Screen scraping in OSS

“…the Court of Justice of the EU (CJEU) is due to hear arguments from Ryanair and a Dutch price comparison business about the extent to which rules contained in the EU’s Database Directive apply to data that is not protected by copyright or a ‘sui generis’ database right.
The CJEU’s judgment on the matter, which is unlikely to be issued for many months, will determine the extent to which businesses can apply contractual restrictions, in the absence of having copyright or database rights protection for their data, to prevent others from using that data. Screen scraping involves the use of software to automatically collect information from websites and systems…
The issue of the legality of screen scraping is of huge interest to many industries which use the internet as their primary sales channel,” Connor said. “The ability to stop a competitor, intermediary and/or any other commercial organisation using the information a company posts on its website, is fundamental to the operation of the internet. If this can be stopped by intellectual property rights or website terms and conditions, a number of businesses, for example comparison websites, will have to change their business models
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Whilst being far from the target, the ruling described above could potentially impact the OSS industry too. The implications are that any organisation wishing to procure an OSS should seek contractual terms that provide themselves with the right to access data of the OSS they’re purchasing via screen-scraping or mechanisms other than official APIs.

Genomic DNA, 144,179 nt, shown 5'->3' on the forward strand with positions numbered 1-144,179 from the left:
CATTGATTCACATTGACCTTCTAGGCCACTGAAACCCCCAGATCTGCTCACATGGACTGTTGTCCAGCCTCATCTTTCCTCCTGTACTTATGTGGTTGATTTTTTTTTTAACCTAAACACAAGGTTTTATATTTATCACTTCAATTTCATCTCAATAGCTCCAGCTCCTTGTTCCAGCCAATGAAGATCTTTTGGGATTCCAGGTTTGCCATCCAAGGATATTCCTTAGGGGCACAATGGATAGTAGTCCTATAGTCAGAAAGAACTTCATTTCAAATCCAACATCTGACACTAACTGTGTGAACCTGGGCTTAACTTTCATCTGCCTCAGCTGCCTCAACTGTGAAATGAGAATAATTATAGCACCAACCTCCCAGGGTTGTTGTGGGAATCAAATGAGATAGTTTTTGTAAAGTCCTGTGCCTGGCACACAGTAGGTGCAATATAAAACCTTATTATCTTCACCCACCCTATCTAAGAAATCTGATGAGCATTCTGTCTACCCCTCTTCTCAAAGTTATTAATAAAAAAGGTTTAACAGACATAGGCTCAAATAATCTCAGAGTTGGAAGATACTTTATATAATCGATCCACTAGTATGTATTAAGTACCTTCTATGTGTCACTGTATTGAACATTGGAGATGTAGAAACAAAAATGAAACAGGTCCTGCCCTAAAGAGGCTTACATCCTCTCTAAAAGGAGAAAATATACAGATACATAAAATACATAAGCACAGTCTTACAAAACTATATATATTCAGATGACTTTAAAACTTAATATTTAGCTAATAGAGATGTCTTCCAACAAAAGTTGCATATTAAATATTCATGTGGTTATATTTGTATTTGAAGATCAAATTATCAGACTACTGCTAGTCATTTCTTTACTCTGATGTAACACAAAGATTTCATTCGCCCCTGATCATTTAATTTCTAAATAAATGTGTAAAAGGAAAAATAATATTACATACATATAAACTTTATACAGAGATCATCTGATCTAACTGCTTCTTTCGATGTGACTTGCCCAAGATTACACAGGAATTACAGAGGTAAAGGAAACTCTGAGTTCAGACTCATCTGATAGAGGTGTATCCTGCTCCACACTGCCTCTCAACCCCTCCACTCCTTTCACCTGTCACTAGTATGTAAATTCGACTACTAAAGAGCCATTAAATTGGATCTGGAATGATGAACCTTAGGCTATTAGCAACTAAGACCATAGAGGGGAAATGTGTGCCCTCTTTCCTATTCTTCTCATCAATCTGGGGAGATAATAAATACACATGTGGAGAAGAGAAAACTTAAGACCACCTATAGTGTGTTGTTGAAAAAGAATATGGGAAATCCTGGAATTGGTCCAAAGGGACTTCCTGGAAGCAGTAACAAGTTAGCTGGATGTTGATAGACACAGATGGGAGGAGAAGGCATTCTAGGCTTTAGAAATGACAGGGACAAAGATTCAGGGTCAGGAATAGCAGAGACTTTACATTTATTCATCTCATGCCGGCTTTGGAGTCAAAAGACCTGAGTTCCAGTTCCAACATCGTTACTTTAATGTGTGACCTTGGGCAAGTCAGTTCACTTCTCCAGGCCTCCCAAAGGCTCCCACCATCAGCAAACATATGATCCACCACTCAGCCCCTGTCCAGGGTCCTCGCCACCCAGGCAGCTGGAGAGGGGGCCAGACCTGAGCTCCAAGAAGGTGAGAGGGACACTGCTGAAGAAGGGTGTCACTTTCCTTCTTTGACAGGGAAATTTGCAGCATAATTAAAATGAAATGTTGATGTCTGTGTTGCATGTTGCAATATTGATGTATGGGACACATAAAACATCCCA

Screen-scraping is a common mechanism used by OSS integrators to gather data from systems that they don’t have an easily accessible interface to. These systems are generally on-net rather than the Internet examples described but the concept is the same. OSS screen scraping might be used to access information from legacy systems where documentation isn’t available or even where there are no published interfaces to work with. Alternatively, it could be a means of accessing data from a product that is no longer being licensed or officially supported by a vendor.

In cases like this, a vindictive vendor could potentially seek to restrict an organisation from scraping data (or even using other data access mechanisms such as command line interfaces [CLI]) by other OSS tools. Some OSS tools heavily rely on these “agentless” interfaces and would be more at risk than others.

The risk is probably quite small for the OSS industry, but a simple contractual clause could provide mitigation.

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